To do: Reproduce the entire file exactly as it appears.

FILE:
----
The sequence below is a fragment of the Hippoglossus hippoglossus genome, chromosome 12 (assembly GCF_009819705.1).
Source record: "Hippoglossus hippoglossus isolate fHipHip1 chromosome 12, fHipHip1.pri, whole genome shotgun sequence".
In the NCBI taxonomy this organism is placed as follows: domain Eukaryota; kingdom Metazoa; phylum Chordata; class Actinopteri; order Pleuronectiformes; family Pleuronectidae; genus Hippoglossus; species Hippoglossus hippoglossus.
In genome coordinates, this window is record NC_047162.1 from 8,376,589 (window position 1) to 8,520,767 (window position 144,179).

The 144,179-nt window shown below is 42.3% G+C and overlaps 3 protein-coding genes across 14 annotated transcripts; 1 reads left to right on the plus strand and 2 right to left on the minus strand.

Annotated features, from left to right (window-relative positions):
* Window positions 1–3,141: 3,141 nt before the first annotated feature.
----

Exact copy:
The sequence below is a fragment of the Hippoglossus hippoglossus genome, chromosome 12 (assembly GCF_009819705.1).
Source record: "Hippoglossus hippoglossus isolate fHipHip1 chromosome 12, fHipHip1.pri, whole genome shotgun sequence".
In the NCBI taxonomy this organism is placed as follows: domain Eukaryota; kingdom Metazoa; phylum Chordata; class Actinopteri; order Pleuronectiformes; family Pleuronectidae; genus Hippoglossus; species Hippoglossus hippoglossus.
In genome coordinates, this window is record NC_047162.1 from 8,376,589 (window position 1) to 8,520,767 (window position 144,179).

The 144,179-nt window shown below is 42.3% G+C and overlaps 3 protein-coding genes across 14 annotated transcripts; 1 reads left to right on the plus strand and 2 right to left on the minus strand.

Annotated features, from left to right (window-relative positions):
* Window positions 1–3,141: 3,141 nt before the first annotated feature.